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Why Worries About Paperless Voting Loom Larger This Year

The Danaher ELECTronic 1242 voting machine, on display in 2004 at the Franklin County Board of Elections office in Columbus, Ohio. The machines have been in use in the state since 1992.

On Election Day this November, about 1 in 4 Americans will vote using a device that never lets the voter see a copy of his or her vote on paper.

The idea of relying on such machines has troubled some security experts for years. And this year the stakes may be even higher, because one candidate is charging that the election is rigged, and government officials have warned that state election systems have been targeted by foreign hackers with ties to Russia.

Five states exclusively use voting machines that lack the kind of independent paper trail needed to do a convincing recount, according to a nonprofit, nonpartisan group called Verified Voting. Those states are New Jersey, Delaware, Georgia, Louisiana and South Carolina.

"And then there are another nine states that have paperless voting machines in some jurisdictions," says Pamela Smith, president of Verified Voting.

In Pennsylvania, considered a battleground state, those machines are used in a majority of counties.

"On a scale of all of the states, I would say that Pennsylvania would be my biggest concern," says Smith.

Pennsylvania also worries Avi Rubin, a computer security expert at Johns Hopkins University. "What do we do if, at the end of the election, it comes down to Pennsylvania and there's a challenge saying, you know, these machines were corrupted?" Rubin asks. "We can't do recounts. We don't have paper ballots. We just have to live with those machines."

But Gerald Feaser, director of elections and voter registration for Pennsylvania's Dauphin County, thinks the paperless machines have a lot of advantages and are a dependable, time-tested technology. His county started using the Danaher 1242 paperless voting machine back in 1985, he points out.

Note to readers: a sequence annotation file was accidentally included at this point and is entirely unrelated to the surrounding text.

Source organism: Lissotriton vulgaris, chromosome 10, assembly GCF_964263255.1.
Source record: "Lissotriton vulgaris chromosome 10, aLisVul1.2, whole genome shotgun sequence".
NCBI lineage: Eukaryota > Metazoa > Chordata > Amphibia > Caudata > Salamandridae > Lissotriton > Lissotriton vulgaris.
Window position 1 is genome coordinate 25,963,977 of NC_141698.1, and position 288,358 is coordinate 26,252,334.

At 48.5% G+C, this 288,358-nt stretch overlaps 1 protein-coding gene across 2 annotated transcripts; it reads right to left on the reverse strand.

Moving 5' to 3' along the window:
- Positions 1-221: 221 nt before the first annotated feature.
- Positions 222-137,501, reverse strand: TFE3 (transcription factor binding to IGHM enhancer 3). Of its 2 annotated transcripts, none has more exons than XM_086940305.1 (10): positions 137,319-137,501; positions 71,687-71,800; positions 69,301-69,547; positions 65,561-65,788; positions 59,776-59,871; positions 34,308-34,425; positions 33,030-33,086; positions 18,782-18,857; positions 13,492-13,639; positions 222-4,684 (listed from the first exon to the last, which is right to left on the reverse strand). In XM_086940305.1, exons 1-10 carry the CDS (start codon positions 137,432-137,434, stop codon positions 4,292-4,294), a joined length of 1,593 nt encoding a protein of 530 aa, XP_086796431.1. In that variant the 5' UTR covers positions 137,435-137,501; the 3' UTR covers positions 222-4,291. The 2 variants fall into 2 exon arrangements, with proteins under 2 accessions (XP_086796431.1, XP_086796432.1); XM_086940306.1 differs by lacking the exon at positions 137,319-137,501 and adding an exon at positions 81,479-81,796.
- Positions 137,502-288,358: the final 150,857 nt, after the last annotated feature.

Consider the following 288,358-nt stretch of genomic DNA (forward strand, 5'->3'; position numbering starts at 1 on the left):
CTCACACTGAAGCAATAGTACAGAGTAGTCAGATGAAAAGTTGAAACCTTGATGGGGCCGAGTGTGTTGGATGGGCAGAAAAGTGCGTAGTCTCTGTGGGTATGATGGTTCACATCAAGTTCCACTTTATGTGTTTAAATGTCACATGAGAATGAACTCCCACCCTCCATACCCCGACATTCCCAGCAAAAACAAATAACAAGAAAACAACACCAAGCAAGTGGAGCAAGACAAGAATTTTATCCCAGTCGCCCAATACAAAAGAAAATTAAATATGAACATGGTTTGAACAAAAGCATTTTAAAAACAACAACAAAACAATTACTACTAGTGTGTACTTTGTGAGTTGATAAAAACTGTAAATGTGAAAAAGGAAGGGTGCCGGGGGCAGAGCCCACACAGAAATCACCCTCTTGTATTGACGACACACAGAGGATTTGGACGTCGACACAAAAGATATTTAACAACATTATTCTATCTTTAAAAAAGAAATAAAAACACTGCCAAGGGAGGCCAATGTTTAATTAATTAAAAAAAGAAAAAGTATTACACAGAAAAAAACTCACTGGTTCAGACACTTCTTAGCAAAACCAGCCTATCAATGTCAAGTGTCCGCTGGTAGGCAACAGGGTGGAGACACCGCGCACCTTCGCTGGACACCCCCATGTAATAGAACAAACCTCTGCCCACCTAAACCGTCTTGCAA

"When I first turned 18 and started voting myself, this was the first machine I ever voted on," says Feaser. "This is the only voting machine I've ever known."

He points to the plug in the electric outlet and says this is the only connection this machine has with the outside world. And while a hacker could try to sneak into a warehouse or polling place to tamper with the hardware, Feaser says his county's nearly 500 machines get thoroughly checked out and then get numbered security seals before they are delivered to polling places.

"I could take this voting machine, drop it off in the middle of Red Square in Moscow, and the Russians couldn't hack into it," says Feaser.

At the end of election night, the machine spits out a long paper receipt showing the total votes recorded for each candidate. But that kind of paper trail is not the kind of paper backup you really need, say experts in voting security. Without a hard copy of the individual ballot that each voter checked, they maintain, it's not possible to do a legitimate recount.

"They don't have a separate record that the voter got a chance to see and confirm was correct at the time that they voted," says Smith, who notes that this type of machine gives you "nothing independent of the software in the machine."

Computer security specialists note that many jurisdictions use equipment provided by a small number of vendors.

"So an attack that works against one county will work against many counties," says Dan Wallach, a computer scientist at Rice University who studies voting machine security.

Plus, other nations are surely aware of how the Electoral College system works and could target battleground states in clever ways, says Wallach, adding that he finds it disquieting when election officials simply dismiss concerns.

"Because that suggests some people don't understand what it means to be facing a nation-state adversary," he says. "It's important to take the threat seriously."

Federal officials have warned that this year foreign hackers have targeted the voter registration systems in multiple states. And the Department of Homeland Security recently offered to help states review their election systems for vulnerability.

"We in Pennsylvania thought that that was a good idea — to take advantage of those services," says Marian Schneider, Pennsylvania's deputy secretary for elections and administration

She says she has confidence in local officials' commitment to a fair and smooth election.

"I think the rhetoric about cheating and rigging is very irresponsible," says Schneider.

When asked if, in the event of a challenge, Pennsylvania would be able to do a convincing recount or audit, she replies that "the systems will be examined at that point. At this point it's really speculation."

After all, state law doesn't trigger a recount unless the difference between candidates is very, very small — just one half of 1 percent of the total votes cast.

State officials in Pennsylvania certify voting systems that counties purchase and use, Schneider says.

"We're committed to making sure that voting systems are secure, accurate and verifiable going forward," she says.

But it is expensive to run elections. If the legacy voting systems are going to be replaced with something different, Schneider notes, "there needs to be a significant infusion of cash."

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